The Dark Meaning Behind “Masters of War” by Bob Dylan

Though Bob Dylan‘s songwriting has covered a vast range of topics, he has long been heralded for his anti-war sentiments. From protests during the Vietnam era to generalized messages of peace, Dylan has long made his stance in that department known.

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One of his most poignant, and straightforward, songs in that vein is “Masters of War.” Unfortunately, war is more or less omnipresent, making this song a universal and timeless truth.

[RELATED: 10 Songwriting Tips from Bob Dylan]

Behind the Meaning

Come you masters of war
You that build the big guns
You that build the death planes
You that build all the bombs
You that hide behind walls
You that hide behind desks
I just want you to know
I can see through your masks

Dylan released this song right as the U.S. was about to join the Vietnam War. He, like many anti-war protestors around this time, thought the conflict wasn’t necessary. He takes aim at men of power in this track, who he deems “hide behind desks” while others fight the war for them. You play with my world / Like it’s your little toy / You put a gun in my hand / And you hide from my eyes, he sings.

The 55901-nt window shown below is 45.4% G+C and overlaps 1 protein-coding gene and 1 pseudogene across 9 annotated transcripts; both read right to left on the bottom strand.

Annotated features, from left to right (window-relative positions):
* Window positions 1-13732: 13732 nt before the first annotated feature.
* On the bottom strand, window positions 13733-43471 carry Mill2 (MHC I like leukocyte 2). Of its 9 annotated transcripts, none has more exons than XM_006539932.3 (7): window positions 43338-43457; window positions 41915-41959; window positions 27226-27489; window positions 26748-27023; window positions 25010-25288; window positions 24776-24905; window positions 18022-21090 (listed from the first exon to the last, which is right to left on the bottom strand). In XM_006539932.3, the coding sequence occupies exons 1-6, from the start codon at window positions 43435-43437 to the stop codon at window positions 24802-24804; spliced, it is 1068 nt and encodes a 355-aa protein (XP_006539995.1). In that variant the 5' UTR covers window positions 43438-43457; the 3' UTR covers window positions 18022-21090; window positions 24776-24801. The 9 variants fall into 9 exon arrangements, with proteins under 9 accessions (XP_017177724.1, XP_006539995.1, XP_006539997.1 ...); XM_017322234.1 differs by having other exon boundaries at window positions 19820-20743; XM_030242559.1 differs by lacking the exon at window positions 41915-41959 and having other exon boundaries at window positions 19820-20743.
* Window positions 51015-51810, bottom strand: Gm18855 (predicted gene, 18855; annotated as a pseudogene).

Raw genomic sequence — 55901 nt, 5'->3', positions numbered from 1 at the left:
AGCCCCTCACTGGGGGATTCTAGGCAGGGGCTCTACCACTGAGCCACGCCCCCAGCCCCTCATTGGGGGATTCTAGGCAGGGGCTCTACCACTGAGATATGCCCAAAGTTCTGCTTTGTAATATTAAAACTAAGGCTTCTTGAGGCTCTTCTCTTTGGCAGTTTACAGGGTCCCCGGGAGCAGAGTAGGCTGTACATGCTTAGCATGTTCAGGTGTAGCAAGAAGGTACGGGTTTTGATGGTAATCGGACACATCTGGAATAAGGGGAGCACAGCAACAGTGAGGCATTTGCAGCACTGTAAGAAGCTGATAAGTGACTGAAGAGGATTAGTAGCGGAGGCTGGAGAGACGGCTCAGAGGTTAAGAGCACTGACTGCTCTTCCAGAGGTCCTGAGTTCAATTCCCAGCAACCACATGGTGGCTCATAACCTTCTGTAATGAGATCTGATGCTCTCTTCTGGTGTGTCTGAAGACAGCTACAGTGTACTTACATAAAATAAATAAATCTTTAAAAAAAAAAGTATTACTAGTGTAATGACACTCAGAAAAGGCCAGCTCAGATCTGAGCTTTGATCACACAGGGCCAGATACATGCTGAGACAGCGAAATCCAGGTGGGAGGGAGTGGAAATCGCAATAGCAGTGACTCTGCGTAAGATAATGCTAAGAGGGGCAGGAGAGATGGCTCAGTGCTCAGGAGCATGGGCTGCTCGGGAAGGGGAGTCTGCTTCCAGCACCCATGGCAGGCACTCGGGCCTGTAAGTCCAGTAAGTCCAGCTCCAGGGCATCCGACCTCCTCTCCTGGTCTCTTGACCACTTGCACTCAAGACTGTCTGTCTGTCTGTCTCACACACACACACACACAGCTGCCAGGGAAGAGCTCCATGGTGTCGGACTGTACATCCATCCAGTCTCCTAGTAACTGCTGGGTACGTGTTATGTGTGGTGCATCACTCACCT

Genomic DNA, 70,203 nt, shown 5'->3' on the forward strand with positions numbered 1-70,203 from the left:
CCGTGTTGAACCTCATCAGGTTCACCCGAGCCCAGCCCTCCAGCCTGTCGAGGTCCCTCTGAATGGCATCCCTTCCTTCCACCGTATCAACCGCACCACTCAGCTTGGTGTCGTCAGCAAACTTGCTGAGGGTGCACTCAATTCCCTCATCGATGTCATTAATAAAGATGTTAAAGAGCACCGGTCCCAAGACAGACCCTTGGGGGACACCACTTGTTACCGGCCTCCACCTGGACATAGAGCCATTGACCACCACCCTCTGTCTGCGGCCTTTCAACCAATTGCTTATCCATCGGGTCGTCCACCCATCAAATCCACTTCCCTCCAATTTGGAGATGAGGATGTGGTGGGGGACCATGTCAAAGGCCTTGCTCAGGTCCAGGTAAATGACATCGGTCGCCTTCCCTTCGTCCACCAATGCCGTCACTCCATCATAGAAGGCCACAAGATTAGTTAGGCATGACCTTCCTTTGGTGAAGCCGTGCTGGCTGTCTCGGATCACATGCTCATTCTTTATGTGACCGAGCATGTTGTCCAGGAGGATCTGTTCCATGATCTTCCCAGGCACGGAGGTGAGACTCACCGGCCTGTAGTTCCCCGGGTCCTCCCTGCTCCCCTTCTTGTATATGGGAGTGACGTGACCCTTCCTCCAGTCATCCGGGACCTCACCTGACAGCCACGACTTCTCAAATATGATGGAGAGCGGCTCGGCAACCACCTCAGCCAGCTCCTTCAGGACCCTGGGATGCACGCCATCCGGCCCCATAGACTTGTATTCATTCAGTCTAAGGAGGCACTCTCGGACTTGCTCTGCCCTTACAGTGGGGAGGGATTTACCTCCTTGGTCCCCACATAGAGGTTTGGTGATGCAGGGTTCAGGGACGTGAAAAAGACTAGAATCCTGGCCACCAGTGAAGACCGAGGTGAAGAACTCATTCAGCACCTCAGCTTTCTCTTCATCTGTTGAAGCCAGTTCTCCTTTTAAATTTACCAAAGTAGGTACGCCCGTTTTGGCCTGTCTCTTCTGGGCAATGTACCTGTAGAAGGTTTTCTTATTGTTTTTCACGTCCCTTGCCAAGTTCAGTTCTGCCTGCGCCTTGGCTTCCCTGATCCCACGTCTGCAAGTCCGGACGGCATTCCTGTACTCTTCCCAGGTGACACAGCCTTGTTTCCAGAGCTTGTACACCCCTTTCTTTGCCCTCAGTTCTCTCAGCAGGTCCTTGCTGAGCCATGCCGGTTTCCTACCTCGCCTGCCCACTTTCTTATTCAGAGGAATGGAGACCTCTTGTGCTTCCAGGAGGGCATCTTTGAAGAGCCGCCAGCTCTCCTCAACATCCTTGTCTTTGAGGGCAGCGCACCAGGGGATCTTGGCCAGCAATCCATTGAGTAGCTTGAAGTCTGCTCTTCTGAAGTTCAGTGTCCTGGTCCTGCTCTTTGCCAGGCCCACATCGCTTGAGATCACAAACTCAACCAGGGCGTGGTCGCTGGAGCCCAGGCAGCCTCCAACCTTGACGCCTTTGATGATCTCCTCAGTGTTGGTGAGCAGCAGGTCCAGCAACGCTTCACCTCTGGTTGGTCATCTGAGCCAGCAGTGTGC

He pulls no punches while calling out generals, presidents, and others he feels orchestrated this conflict. In the last verse, he perhaps steps over a line calling for the death of these people. It’s a bold statement that only a truly bold artist could make.

“I’ve never really written anything like that before,” Dylan once explained (per Songfacts). “I don’t sing songs which hope people will die, but I couldn’t help it with this one. The song is a soft of striking out, a reaction to the last straw, a feeling of what can you do?”

When he performed this song at the United States Military Academy in 1990, he didn’t sing the last verse. He might have had second thoughts about adding it in, but given the frustration of many during the Vietnam era, it’s understandable how his rage boiled over into this seething track.

And I hope you die, and your death will come soon
I’ll follow your casket in the pale afternoon
And I will watch as you lay in your deathbed
And I’ll stay over your tomb till I’m sure that you’re dead

(Photo by Michael Kovac/WireImage)

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